Eddy Distin was an oarsman in the ill-fated lifeboat William& Emma and one of only two members of the fifteen-man crew to survive the disaster. He later became the coxswain of the replacement lifeboat, the Sarah Anne Holden until the closure of the Salcombe station in 1925. When it reopened in 1930 he was appointed coxswain of the new boat, the motor and sailing Alfred and Sarah Heath. He completed his service as coxswain with the motor lifeboat Samuel and Marie Parkhouse from her arrival in 1938 until his retirement in 1951.
At the time of the disaster, Eddie was 25 years old. His account begins in the early hours of Friday 27 October 1916, when he was awoken by coxswain Sam Distin: “There was a bang on the door about a quarter past five in the morning and Sam shouted ‘There’s a ship ashore at Prawle. The boat’s wanted. Rise and shine, Eddie.’ Well. I got dressed, then ran out to the boathouse at South Sands. Well, ran and walked, it’s a long mile to South Sands even going through The Moult grounds. It was getting daylight, a right rough old morning, squally rain and blowing a full gale.”
“When we got there we got rigged up in our oilskins and kapok lifejackets. There was big Sam Distin the cox and his brother Albert, Peter Foale senior, the second cox, his son Peter the bowman and his other son, William. There was Tom Putt, who had just left his wife in labour with their third child. He took a bit of stick from the lads like ‘you’m better off with us than walking up and down the kitchen Tom.’ Then someone asked ‘D’you think you’ll get her out over [the Bar] skipper?’ Sam replied ‘No trouble and it will be a fair wind once we’re over. Just you wait an’ see’.” The bar is a ridge of sand across the mouth of Salcombe Harbour. The crew would have heard and seen the huge waves breaking on it as they made their way from the town to South Sands. As well as the lifeboat crew of fifteen there would have been a launching team of about twenty.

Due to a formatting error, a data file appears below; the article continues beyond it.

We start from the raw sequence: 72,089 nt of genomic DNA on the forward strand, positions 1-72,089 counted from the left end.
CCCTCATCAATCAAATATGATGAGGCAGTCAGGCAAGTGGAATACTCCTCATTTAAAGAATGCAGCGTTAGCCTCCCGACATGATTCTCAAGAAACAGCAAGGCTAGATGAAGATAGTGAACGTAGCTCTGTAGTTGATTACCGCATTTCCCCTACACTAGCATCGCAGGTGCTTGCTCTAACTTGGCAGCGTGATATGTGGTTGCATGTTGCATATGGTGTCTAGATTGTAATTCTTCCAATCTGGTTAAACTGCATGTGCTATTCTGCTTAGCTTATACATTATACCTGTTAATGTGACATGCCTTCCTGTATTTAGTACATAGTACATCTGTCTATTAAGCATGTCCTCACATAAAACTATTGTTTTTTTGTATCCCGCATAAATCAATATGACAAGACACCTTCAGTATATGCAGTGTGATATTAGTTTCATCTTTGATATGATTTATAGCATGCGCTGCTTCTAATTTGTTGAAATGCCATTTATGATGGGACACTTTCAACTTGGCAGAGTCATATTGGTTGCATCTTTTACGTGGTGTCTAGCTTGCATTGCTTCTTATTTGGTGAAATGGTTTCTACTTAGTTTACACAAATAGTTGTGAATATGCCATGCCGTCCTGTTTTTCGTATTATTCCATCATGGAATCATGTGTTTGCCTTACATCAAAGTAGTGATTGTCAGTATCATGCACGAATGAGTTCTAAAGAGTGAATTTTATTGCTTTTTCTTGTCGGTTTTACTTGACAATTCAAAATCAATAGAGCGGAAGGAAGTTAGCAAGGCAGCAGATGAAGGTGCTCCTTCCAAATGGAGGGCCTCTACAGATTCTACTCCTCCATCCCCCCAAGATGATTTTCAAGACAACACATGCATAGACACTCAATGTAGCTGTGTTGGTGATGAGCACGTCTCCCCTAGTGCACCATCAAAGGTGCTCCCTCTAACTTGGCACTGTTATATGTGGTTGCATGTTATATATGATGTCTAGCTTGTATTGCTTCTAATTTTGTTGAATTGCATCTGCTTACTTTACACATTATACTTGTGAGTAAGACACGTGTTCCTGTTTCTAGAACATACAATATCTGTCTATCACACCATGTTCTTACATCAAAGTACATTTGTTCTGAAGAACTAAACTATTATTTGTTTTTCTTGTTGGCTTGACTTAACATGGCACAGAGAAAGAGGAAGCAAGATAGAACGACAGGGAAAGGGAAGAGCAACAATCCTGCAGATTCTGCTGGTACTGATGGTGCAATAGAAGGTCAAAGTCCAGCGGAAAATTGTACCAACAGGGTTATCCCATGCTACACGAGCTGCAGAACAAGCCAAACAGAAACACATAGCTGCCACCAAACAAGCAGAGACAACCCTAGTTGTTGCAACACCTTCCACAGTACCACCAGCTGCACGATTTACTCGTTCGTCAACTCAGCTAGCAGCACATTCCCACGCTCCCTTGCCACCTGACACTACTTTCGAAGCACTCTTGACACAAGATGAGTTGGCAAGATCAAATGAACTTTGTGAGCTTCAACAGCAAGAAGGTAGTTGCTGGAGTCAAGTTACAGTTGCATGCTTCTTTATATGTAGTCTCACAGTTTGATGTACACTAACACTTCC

“Two of the crew were late so the cox shouted ‘Who’ll stand in then? What about it, Jack?’ he asked the brother of Frank Cudd, one of the crew. Cudd replied ‘I’m with you.’ Can’t think who else was late, but there was James Cove, James Canham, Ashley Cook, Albert Wood, William Johnson and William Lamble.” [The last named arrived late but in time to take his place in the crew.]
“In them days you needed about twenty launchers to get the boat out of the house, down the slip and across the sand into deep water because the boat was on a carriage with four big wheels. An’ you had a pair of shafts just like an ‘orse an’ cart. You’d put a man in them shafts like an ‘orse but wrong way round so he could guide the carriage into the water. It was all done backwards you see. The head launcher would get his men to move the boat out onto the slip, then call ‘Right, all hands’ and you’d clamber on board and sort yourself out. Then he would call ‘Ready Cox?’ The skipper would check that all were on board an’ in their place, then reply ‘Ready!’ The pin [retaining the boat on the carriage] would be knocked out and off you’ll’d go. ‘Twas high water that morning, an easy launch, we were away quickly.